I was on a plane the other day and had a nice chat with the woman sitting next to me. She was from California and asked me about living in Florida and hurricanes. She was amazed to find out that hurricanes don’t just form quickly like tornadoes. “So you know they’re coming?” she asked, somewhat skeptically. I told her yes, usually the meteorologists give us advance warning.
This is my 11th hurricane season in Florida. Most years have been quiet ones. Some weren’t. At one point in 2005, it seemed like everywhere I went in Florida was torn up, busted and littered with storm debris. It was horribly depressing.
I wrote a story about the effect of the La Nina weather phenomenon on the 2011 season. The good news: La Nina appears to be weakening.
But here’s the not-so-good news: so-called “neutral” years — or years in which there is neither a La Nina or an El Nino — are often more difficult for meteorologists to forecast.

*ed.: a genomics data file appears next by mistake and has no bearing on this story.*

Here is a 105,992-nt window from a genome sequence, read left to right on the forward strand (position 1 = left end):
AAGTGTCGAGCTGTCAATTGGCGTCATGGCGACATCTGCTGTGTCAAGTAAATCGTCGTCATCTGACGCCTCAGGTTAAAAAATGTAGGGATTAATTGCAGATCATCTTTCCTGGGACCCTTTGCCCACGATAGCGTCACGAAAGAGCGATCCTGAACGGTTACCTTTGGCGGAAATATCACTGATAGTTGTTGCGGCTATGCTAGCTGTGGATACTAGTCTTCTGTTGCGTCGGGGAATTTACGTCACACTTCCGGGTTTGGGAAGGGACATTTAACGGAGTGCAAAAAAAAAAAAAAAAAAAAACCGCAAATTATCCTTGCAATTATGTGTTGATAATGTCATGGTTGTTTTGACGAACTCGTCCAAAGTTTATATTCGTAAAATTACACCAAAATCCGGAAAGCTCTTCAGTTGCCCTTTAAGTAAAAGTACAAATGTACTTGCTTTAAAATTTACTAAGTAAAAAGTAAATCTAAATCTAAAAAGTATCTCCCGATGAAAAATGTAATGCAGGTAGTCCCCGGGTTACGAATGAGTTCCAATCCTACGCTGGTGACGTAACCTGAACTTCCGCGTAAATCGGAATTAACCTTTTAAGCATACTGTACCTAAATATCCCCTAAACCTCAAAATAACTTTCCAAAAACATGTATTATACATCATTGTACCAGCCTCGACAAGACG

“With a strong La Nina or El Nino year, the forecast much easier,” said Dan Kottlowski, senior meteorologist at AccuWeather.com. “Since we don’t have a strong signal toward El Nino or La Nina, there’s somewhat more uncertainty in trying to determine how strong this season will be.”
Here’s my favorite hurricane story. I wrote it in Nov. 2005, after Hurricane Wilma. I was living in Miami, working for the St. Petersburg Times and was without electricity for weeks. At one point, I stood in line for ice and a relief worker handed me a little box of food. I remember being very excited that the box contained chocolate pudding.